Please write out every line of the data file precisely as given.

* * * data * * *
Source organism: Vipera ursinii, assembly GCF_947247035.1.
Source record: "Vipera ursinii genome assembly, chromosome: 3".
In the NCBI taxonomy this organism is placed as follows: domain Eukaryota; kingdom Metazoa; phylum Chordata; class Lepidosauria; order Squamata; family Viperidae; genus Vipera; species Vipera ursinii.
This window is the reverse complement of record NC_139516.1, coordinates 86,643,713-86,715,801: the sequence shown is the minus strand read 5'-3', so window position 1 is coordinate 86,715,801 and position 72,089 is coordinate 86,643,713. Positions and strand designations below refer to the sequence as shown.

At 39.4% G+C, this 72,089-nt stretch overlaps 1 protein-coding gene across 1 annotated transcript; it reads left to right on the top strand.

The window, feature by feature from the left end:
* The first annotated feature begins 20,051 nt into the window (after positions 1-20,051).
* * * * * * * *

Source organism: Vipera ursinii, assembly GCF_947247035.1.
Source record: "Vipera ursinii genome assembly, chromosome: 3".
In the NCBI taxonomy this organism is placed as follows: domain Eukaryota; kingdom Metazoa; phylum Chordata; class Lepidosauria; order Squamata; family Viperidae; genus Vipera; species Vipera ursinii.
This window is the reverse complement of record NC_139516.1, coordinates 86,643,713-86,715,801: the sequence shown is the minus strand read 5'-3', so window position 1 is coordinate 86,715,801 and position 72,089 is coordinate 86,643,713. Positions and strand designations below refer to the sequence as shown.

At 39.4% G+C, this 72,089-nt stretch overlaps 1 protein-coding gene across 1 annotated transcript; it reads left to right on the top strand.

The window, feature by feature from the left end:
* The first annotated feature begins 20,051 nt into the window (after positions 1-20,051).